Global Cities and Regional Crises. London and Scottish independence

London is a Global City. With New York and Tokyo it is one of the top ranked global cities of the world. At a lower level we probably have Frankfurt, Hong Kong, Paris and a few others. Decisions, social, cultural, political and, especially, economic taken in top global cities are truly global in their effects. They house the real levers of international power.

Having a global city as its capital can bring massive economic benefits to a country in terms of international trade and in attracting international investment and events, and looking in particular at London it is clear that the power of the global city contributes massively to the economic growth and performance of the economy of the United Kingdom. The City of London generates enormous wealth and its contribution to the U.K.'s Gross National Product cannot be overstated.

This means that in national terms the U.K. can be seen as one of the richest countries in the world despite its relative lack of geographic area. It can, and does, demand a seat on the United Nations security council and a variety of other world institutions. Having a successful global city as its capital helps the U.K. punch well above its weight in the world. The result of that is that the U.K. has to fulfil a role in world events and that means becoming involved on a regular basis in the internal affairs of other nations as an international policeman or 'peacekeeper' or some other modern type of colonialism in order to maintain its position as a global power led by a global city.

The real problem, however, of having a global city as the capital city of the U.K. is that, although global cities reside geographically in the countries that they lead, they exist more in another notional country where the only relationships which matter are those relationships with other global cities. Rather than being involved with other parts of the country London has a stronger relationship with New York and Tokyo than it has with Glasgow or Sheffield, Newcastle or Birmingham. Trillions of Dollars are sent whizzing around the globe in milliseconds between London, Tokyo and New York to generate wealth for those cities, but very little of that wealth finds its way out of those cities and into the real wealth creating areas of their respective countries. They are like black holes sucking in wealth and power of which practically none escapes further than the distance of the daily commute to the institutions of wealth and power.

So we end up with travesties like the London Olympics where billions of pounds were raised from the whole country from taxation and lottery funding and poured into the most affluent area of the country. The billions of pounds of returns which we were led to expect, if it eventually materialises will remain with the south east of the country. It will not escape back into the economy of the whole U.K. but it will be traded with New York and Tokyo to generate more wealth for the global city.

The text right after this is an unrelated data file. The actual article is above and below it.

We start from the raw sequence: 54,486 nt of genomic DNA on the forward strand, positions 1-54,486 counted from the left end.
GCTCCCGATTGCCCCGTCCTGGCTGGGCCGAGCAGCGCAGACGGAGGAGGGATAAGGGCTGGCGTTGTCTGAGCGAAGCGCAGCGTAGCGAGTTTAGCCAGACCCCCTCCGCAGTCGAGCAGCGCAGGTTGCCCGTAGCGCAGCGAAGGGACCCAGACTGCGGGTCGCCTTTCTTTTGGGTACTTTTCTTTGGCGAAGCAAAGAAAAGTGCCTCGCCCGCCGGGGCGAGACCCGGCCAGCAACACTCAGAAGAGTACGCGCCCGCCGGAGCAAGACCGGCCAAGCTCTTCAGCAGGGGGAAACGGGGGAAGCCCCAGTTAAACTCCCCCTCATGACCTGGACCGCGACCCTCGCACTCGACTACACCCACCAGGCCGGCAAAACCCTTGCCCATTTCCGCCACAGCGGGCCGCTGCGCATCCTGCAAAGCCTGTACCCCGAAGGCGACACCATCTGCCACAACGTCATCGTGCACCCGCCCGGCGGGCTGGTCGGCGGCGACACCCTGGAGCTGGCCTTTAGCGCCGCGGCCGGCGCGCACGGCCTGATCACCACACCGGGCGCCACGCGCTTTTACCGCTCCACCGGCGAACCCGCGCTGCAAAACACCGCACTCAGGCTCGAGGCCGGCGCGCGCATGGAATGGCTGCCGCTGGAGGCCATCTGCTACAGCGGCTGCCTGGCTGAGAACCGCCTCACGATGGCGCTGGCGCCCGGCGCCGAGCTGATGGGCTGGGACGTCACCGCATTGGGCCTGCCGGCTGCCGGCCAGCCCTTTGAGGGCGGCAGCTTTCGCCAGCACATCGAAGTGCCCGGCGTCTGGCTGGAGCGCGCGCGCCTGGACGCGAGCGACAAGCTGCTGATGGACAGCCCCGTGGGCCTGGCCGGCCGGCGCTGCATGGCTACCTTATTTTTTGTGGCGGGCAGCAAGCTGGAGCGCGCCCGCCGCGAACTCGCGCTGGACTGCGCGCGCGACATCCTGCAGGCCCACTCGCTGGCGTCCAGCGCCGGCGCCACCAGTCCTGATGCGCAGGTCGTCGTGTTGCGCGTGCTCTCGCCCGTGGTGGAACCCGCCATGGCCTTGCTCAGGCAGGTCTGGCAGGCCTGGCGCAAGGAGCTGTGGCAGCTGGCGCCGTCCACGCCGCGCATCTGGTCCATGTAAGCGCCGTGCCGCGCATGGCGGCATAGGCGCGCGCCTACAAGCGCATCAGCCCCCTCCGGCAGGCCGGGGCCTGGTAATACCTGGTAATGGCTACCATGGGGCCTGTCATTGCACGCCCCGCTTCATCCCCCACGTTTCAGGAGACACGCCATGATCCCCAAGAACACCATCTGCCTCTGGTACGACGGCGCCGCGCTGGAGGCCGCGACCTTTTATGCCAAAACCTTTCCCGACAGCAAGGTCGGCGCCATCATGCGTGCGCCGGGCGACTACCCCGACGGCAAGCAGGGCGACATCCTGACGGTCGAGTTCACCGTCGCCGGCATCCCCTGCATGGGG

Similarly, the high speed rail project which is supposed to increase the flow of wealth to the north will only serve to suck wealth and investment into London, because given the choice, and if it is within easy travelling distance, business in search of higher profits will not re-locate out of a global city, it will re-locate to where the money and the market is. The cities of Manchester and Birmingham are in danger of becoming dormitories for workers who service the bee hive but can no longer afford to live in London.

It ends up in a situation where the south east of the country, in relative affluence, have little or no real understanding of the problems and situation of the other regions. They fail to see the problem because they don't have the problem of poverty and deprivation experienced by those unfortunate enough to live north of the Watford Gap. London has 281,000 millionaires (and it's been said that one in seventeen Londoners is a Dollar millionaire) while 34% of Glasgow primary school children receive free school meals and that tells its own story.

The conclusion is reasonably clear. Scotland would not be deprived of the wonderful economic benefits of the U.K. in the event of independence. They receive very little of the benefit of the sparkling economic performance of the economy of the south east at present and there is no real reason to believe that the black hole of the global city of London will surrender up any of its wealth any time in the near future. That's not how global cities work. Global cities make nothing but money. They trade currency back and forward between themselves and believe that the value of their currency assets is the price the last person paid for them. Until the bubble bursts and the last fool in the chain has to come cap in hand to the rest of the country to bail them out by increasing tax (but never on the rich) and cutting benefits for the vulnerable they have created.

Global cities are only good for themselves and other global cities. For the rest of the country that they occupy geographically they are a curse. A real economy can only be sustained in the long term by real people producing real goods and services in the real world, not in the cyber-world of the global city.

The other regions of England can do little about it because as soon as their representatives are elected into position they are absorbed into the London Parliament and sucked into the black hole to become part of the grand conspiracy. But Scotland can escape, so I'll take my chance on government from Edinburgh.